I’m reading Marie Kondo’s book, “The Life Changing Magic of Tidying Up,” which is coincidentally kind of magically changing my life.  Sorting through all of my stuff has been eye-opening about my own habits and has required me to delve into my own memories.  I couldn’t fully grasp what all was hidden in my closets literally and figuratively.

In 2010, my dad gave me a robe for Christmas.  This particular gift was like that pink bunny costume from the movie, A Christmas Story.  They even were the same color.  Concerned about my reaction, my mother warned me beforehand, but advised that due to it’s large price tag, I should try to act as if I liked it.  I remember thinking, “How bad can it be?  What type of person would turn down an expensive heart-felt gift?”  To my horror, this Pepto-Bismol-esque cashmere robe showed me that I was the exact type of person who would turn down a heart-felt expensive gift.  Other than my wedding dress, this dang pink nightmare was the most expensive item of clothing I had ever worn.  You would think that would endear me to it, but it seemed to add insult to injury.  It wasn’t just the color that I didn’t like.  The fit left something to be desired.  In fact, the way the fabric fell on my body seemed to say, “This is a woman who has given up on ever having sex again.”

pink1I hung onto that thing through Dad’s illness and death and through my moving in with and marrying my husband.  I even moved that fluffy disaster to New England.  Eventually, I gave up on trying to wear it.  I just figured I would put it into my closet and save it for when the style would match my age.  You know, when I was an actual grandmother.  I mean how long could that take?  Thirty years?  I was willing to get over the color and the fit because CASHMERE.  Right?  It’s the ultimate luxury fabric.  The downside to the magical heat-producing properties of cashmere made it impossible to wear it for more than five minutes without breaking into a sweat.  I honestly can’t imagine why someone would need a robe this warm unless they needed to walk in the snow to get to their outhouse in winter, and seeing as it’s NOT 1865, I guess I don’t need a robe that warm.

IMG_2794I really felt bad for not liking it.  I’ve spent almost six years weighing the pros and cons, criticizing myself for not liking my dead father’s Christmas gift, and judging my dislikes in clothing (if only I had the tastes of a 1950’s grandmother, my problems would be solved!)  The robe didn’t just carry with it grief baggage.  It had all my other baggage too.  Am I good daughter?  Am I selfish?  Am I ungrateful?  It’s a hell of a lot to put on a damn robe.

When I encountered that robe in my sorting process, I started making excuses for it.  (Hey, I only have to store it for about twenty-five more years, right?)  Then, I decided to put it on and look in the mirror.  Depending on how I felt, I would keep it.  To my surprise, I laughed.  I laughed at my ridiculous, too dang hot, frumpy, granny-robe.  I laughed at myself for having the delusion that I could try to make it work.  I also laughed a little at my Dad.  He was always buying me gifts that were probably better suited for his mother’s tastes, even when I was a girl.  He was one of those guys that thought his mother was the best woman to have ever lived.  While I think that probably felt great from a mother’s perspective, it was difficult for all the other women in his life who loved him.   I no longer saw the robe as a reminder that my Dad had no clue who I was.  It was a gift of major love and admiration.  It was so great that his mother would have loved it.  He wasn’t burdening me with bad taste.  He was bestowing me with high praise.  I, indeed, was a good woman.  I knew I was ready to get rid of ol’ Pinky.  I didn’t have to feel bad about sending her away.  There’s someone out there who can get good use out of her.  Her forever home can appreciate her instead of stuffing her in a box in the top corner of a closet like I did.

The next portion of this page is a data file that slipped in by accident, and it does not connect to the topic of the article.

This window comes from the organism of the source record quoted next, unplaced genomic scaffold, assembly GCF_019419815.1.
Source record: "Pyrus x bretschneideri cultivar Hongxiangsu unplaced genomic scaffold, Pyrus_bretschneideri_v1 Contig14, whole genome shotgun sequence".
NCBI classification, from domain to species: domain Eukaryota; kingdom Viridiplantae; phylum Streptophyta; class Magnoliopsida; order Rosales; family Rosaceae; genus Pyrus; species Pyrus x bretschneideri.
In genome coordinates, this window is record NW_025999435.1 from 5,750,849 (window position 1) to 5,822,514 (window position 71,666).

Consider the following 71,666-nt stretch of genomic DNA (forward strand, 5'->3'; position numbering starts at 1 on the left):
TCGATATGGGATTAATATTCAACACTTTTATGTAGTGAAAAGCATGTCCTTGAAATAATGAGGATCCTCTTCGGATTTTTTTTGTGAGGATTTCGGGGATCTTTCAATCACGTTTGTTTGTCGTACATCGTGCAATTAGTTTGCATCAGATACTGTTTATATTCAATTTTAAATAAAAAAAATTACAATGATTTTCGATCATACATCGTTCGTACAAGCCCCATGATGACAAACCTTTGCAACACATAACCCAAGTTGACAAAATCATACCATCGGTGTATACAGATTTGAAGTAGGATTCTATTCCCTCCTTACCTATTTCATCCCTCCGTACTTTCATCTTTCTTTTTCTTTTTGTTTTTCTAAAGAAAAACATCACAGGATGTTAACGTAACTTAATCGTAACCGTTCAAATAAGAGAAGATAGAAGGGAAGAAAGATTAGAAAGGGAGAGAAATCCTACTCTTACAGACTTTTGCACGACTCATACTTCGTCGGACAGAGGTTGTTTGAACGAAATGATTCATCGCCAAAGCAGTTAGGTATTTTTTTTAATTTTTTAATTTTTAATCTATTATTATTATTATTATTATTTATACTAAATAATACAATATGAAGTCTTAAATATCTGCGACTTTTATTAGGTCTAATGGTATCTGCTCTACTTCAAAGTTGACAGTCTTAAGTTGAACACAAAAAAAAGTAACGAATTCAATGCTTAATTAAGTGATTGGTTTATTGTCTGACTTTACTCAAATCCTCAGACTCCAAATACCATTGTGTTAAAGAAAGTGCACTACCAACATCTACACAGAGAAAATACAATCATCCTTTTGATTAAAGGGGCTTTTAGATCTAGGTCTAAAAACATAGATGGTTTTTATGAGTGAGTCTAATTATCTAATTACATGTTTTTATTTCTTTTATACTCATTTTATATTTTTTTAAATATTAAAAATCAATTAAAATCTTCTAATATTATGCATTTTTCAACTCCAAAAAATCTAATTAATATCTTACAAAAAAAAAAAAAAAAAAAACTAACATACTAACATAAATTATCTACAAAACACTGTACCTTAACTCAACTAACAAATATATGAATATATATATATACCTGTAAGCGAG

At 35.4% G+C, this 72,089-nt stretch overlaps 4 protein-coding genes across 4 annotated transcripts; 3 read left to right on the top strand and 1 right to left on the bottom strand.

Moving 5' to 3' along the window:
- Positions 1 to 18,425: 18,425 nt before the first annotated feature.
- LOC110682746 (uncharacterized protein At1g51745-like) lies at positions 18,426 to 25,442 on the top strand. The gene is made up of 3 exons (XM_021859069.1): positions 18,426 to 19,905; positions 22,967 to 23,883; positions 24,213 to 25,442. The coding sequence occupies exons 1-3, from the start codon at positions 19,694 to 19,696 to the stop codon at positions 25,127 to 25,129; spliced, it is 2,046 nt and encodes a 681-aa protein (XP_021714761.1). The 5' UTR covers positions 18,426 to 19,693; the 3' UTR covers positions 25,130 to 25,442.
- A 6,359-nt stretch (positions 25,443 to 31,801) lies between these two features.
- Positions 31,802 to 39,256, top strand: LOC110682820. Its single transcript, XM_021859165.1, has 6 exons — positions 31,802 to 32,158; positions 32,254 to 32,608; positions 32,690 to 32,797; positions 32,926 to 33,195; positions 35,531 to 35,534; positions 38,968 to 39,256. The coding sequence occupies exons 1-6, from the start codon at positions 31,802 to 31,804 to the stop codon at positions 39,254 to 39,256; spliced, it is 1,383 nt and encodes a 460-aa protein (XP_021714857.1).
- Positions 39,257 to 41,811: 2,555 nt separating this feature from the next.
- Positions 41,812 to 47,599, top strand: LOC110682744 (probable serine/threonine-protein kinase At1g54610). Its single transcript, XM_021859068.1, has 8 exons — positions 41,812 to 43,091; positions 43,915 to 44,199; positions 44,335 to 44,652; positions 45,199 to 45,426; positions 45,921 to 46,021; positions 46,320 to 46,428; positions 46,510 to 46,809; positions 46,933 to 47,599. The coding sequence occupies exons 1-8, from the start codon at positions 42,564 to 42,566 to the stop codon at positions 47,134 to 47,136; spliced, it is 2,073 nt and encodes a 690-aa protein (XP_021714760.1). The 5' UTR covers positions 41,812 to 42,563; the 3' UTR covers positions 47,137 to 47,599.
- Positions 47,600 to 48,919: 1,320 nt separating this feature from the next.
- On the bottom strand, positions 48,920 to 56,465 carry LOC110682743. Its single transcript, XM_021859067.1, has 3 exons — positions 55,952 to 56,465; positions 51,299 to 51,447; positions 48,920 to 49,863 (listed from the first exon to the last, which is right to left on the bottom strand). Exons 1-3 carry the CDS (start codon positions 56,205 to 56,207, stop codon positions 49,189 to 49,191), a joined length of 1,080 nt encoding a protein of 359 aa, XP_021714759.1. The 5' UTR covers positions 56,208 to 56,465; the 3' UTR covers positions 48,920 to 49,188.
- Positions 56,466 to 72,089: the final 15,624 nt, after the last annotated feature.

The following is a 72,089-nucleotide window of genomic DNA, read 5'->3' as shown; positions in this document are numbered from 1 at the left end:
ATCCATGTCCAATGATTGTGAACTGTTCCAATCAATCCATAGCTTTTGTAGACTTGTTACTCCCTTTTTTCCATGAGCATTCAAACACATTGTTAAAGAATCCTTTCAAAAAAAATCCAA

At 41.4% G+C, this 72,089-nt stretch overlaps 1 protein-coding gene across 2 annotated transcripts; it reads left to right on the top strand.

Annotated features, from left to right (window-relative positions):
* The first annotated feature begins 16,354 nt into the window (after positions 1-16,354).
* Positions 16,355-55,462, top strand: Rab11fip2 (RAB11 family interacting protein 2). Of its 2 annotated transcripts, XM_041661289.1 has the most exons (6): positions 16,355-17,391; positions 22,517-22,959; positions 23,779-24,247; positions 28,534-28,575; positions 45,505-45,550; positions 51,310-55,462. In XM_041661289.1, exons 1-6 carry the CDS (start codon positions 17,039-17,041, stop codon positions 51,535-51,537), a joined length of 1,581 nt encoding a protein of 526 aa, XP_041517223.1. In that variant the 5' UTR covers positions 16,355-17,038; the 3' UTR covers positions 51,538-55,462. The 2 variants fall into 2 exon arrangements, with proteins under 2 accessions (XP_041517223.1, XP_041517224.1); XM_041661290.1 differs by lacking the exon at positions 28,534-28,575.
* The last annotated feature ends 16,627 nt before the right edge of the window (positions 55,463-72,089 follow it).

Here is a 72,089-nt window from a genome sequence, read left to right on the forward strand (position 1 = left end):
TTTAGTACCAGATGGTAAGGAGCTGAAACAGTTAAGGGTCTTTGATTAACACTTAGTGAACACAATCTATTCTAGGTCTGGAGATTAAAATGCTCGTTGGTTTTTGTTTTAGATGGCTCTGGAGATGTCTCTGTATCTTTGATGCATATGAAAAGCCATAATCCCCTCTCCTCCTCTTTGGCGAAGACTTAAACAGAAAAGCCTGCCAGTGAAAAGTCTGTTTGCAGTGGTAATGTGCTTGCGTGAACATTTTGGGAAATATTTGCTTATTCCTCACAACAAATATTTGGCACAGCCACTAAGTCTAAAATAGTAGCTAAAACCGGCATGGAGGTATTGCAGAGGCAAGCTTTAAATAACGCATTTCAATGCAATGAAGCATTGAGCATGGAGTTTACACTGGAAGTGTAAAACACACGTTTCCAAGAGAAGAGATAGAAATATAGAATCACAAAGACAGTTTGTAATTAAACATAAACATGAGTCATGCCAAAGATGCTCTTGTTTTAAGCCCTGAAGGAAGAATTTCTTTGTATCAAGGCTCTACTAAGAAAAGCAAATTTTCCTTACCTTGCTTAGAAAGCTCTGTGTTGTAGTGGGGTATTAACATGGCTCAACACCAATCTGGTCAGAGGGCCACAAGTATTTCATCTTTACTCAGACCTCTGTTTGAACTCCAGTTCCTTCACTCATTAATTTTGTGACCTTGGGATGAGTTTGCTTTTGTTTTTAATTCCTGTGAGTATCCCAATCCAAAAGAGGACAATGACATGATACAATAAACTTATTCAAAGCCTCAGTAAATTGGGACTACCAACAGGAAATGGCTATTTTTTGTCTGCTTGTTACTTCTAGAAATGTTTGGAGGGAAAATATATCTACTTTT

As I sorted through my clothes, I saw a pattern repeating a lot.  I had numerous garments that weren’t my taste, but what I thought I should wear.  I wore a lot of cardigans not because I like button up sweaters, but because I thought I should cover my body up.  On a different day, I would buy a tight dress because I thought I should be more confident.  I had a closet full of should’s.  I should waste less money.  I should have nicer things.  I should appreciate what I have.  I should hide my body.  I should love my body more.  I should be more sexy.  I shouldn’t be sexy at all.  I should be more feminine.  I should wear what my husband likes to see me in.  I should dress younger.  I should dress my age.



When I noticed any should’s, guilt, or criticisms come up around my clothing, I tossed the garment I was holding.  It’s pretty liberating to put all the physical manifestations of your garbage mind in trash bags and drop them off at Goodwill.  Now, when I look in my closet, I know I love everything in it; whereas, before it was overflowing and I had “nothing to wear.”  Now, there’s nothing in that space that makes me feel regret, judgment, or shame.  There’s no, “Ugh. THAT doesn’t fit anymore.” or “That’s the frumpy sweater I wear when I’m having a fat day.” or “You spent way too much money on this dress you are never going to wear.”  For the first time, I can stand in front of my closet and feel like, “I’m a neat person who makes pretty decent decisions, and I have a lot of clothes that celebrate how dang neat, decent, and cute I am.”


No more should-ing.


P.S. If you think you can be Pinky’s “forever home” check her out at the Goodwill store in Portsmouth, NH.  She will keep you warm on these cold New England nights.